In order to justify the severe animadversion, which we are disposed to pass on the practice of taking private property on the ocean, it is necessary to advert to the practice on the land. It is exceedingly gratifying to find, that the principles of the laws of war, so far as operations on land are concerned, have been gradually modified and improved ; becoming more and more adapted to the improved state of society, and conforming themselves more strictly to the dictates of an enlightened justice. Large armies often pass through the territories of their enemies in war, and meet each other in desperate conflict, without committing devastations on the property of

those, who are pursuing the arts of peace, or causing them any permanent interruptions. It has now become a settled principle in the law of nations, that the direct miseries of war shall be inflicted only on those, who are engaged in actual hostilities; a principle, saying nothing of its intrinsic propriety and rectitude, which was loudly called for by the claims of humanity. There may be some exceptions to the general principle in extreme cases, as in the case of a besieged or assaulted city, where the attacking army would necessarily be defeated in its object by a strict adherence to it; but in all ordinary conjunctures it is sustained in good faith. Private property is not touched ; the lands and dwellings of the inhabitants are respected; and when at times the conquering army are obliged to exact provisions absolutely necessary for their support, it is on the ground of a reasonable compensation being made.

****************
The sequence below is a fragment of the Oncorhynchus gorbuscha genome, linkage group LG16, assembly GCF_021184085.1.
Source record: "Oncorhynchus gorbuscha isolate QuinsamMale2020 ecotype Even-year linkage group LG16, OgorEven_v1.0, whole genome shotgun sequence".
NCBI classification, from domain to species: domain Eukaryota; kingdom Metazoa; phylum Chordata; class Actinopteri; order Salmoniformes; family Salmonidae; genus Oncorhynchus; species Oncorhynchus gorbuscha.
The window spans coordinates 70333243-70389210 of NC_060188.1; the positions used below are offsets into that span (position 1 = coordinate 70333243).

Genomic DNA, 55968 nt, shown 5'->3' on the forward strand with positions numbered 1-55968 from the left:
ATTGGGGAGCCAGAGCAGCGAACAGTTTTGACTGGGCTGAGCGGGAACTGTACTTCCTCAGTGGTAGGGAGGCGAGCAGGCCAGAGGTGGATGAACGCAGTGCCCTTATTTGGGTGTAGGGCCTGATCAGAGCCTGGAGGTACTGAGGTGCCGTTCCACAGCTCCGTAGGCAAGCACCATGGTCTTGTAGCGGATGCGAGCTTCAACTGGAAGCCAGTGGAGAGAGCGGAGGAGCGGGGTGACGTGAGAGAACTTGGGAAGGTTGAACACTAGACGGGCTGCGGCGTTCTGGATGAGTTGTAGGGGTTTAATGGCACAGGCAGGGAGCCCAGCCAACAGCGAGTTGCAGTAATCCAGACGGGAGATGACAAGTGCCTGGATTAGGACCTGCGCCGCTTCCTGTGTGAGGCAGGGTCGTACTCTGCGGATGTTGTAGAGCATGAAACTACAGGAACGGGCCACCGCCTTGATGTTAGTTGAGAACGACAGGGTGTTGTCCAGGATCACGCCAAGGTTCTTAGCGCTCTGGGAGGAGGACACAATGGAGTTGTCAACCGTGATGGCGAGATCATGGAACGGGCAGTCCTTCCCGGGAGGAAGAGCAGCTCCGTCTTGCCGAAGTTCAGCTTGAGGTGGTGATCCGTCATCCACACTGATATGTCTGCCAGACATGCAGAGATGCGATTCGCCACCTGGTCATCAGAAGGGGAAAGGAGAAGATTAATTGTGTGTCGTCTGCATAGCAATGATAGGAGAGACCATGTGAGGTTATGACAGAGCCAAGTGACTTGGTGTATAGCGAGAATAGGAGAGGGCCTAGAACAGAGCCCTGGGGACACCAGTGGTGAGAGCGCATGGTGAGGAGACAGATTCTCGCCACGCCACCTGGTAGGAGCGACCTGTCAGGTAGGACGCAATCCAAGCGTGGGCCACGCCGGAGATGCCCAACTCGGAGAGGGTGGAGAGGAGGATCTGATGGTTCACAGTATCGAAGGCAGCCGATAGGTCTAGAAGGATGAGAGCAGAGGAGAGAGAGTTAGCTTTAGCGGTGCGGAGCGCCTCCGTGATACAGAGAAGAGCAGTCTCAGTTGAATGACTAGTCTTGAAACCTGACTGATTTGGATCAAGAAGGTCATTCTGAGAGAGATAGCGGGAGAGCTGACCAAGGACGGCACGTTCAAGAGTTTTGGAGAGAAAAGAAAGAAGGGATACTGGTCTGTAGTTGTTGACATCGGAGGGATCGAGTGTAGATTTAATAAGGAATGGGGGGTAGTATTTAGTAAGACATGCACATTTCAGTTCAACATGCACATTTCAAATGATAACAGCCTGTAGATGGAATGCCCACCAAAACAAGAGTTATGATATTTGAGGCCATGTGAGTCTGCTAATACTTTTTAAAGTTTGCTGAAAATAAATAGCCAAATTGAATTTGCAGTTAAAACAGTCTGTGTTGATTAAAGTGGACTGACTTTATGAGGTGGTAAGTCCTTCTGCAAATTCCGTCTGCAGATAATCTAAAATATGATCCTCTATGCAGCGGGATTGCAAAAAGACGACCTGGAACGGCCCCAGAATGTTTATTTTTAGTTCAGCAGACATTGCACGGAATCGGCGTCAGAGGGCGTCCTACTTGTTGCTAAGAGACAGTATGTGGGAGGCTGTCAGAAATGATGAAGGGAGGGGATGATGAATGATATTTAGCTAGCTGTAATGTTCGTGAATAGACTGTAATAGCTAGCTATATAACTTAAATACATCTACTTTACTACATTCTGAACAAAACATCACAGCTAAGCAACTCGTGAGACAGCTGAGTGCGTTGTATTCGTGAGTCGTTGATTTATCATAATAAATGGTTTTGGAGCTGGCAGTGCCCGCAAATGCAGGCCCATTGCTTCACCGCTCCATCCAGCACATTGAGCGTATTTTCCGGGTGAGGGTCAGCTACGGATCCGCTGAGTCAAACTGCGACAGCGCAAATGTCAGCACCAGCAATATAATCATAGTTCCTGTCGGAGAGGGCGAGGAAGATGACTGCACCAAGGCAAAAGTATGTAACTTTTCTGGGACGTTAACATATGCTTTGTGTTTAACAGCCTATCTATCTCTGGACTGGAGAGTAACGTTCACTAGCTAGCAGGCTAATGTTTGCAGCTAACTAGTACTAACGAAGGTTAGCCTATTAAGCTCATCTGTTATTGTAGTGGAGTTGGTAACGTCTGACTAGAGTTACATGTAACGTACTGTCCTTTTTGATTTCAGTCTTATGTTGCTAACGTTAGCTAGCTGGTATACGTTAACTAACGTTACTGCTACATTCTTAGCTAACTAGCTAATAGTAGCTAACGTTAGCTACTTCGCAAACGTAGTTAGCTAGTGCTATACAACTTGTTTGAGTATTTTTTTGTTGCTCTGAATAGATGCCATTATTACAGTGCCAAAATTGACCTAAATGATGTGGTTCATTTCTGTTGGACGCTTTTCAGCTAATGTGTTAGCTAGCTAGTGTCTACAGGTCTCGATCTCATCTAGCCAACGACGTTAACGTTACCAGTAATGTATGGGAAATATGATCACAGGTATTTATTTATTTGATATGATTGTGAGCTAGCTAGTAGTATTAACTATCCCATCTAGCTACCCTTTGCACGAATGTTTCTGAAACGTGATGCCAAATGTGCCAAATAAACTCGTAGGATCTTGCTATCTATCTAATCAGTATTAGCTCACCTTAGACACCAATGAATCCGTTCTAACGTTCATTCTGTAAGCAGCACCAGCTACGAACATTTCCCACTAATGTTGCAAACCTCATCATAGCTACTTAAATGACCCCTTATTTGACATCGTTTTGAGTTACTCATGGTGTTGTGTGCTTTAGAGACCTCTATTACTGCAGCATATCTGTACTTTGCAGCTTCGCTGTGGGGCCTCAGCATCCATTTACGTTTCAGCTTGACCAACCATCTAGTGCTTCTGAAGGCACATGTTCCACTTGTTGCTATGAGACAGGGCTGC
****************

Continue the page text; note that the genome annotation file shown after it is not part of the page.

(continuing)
At present, says Vattel, war is carried on by regular troops ; the people, the peasants, the citizens take no part in it, and generally have nothing to fear from the sword of the enemy. Provided the inhabitants submit to him, who is master of the country, pay the contributions imposed, and refrain from all hostilities, they live in as perfect safety, as if they were friends ; they even continue in possession of what belongs to them ; the country people come freely to the camp to sell their provisions, and are protected, as far as possible, from the calamities of war. A laudable custom, truly worthy of those nations who value themselves on their humanity, and advantageous even to the enemy, who acts with such moderation.”